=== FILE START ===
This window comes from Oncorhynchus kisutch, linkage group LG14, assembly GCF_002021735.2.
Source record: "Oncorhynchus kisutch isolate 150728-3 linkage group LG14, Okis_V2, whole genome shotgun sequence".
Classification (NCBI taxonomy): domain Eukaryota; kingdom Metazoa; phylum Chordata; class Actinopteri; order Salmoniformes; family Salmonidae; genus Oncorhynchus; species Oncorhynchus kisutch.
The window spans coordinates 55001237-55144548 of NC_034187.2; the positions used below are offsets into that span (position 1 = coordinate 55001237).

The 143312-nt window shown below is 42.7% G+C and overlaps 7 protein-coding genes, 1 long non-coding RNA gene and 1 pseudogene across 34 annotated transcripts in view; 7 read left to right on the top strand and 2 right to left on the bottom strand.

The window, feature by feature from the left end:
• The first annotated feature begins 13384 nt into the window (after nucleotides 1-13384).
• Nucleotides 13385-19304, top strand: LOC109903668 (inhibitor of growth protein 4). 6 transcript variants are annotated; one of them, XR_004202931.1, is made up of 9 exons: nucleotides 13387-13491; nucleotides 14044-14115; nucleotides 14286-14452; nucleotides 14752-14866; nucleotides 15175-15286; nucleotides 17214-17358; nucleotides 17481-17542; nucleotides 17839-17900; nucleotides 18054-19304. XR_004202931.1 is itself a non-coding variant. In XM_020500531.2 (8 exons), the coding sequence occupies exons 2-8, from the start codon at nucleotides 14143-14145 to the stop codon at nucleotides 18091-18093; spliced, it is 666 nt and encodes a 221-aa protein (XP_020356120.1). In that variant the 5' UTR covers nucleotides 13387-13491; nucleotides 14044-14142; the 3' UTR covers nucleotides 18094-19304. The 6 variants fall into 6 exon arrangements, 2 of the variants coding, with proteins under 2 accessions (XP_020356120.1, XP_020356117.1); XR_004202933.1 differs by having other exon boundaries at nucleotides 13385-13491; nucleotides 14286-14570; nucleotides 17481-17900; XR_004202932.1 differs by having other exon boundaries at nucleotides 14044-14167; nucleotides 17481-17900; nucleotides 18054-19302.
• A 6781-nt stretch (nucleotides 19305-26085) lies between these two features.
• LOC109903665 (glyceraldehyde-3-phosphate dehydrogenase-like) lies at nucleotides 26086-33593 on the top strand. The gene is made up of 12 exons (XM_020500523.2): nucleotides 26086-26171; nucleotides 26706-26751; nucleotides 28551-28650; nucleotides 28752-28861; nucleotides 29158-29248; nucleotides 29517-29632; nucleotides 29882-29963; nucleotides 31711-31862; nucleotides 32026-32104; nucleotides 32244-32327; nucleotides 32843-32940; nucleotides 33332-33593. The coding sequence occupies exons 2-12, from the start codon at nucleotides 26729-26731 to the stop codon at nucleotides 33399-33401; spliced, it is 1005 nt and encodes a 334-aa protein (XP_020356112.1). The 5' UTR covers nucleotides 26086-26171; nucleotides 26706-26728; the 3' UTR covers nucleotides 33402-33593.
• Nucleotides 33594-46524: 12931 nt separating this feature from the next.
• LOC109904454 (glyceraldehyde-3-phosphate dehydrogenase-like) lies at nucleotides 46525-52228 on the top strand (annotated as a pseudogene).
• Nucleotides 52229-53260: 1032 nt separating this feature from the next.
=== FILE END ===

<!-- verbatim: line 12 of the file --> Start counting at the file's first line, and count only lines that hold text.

• LOC109904454 (glyceraldehyde-3-phosphate dehydrogenase-like) lies at nucleotides 46525-52228 on the top strand (annotated as a pseudogene).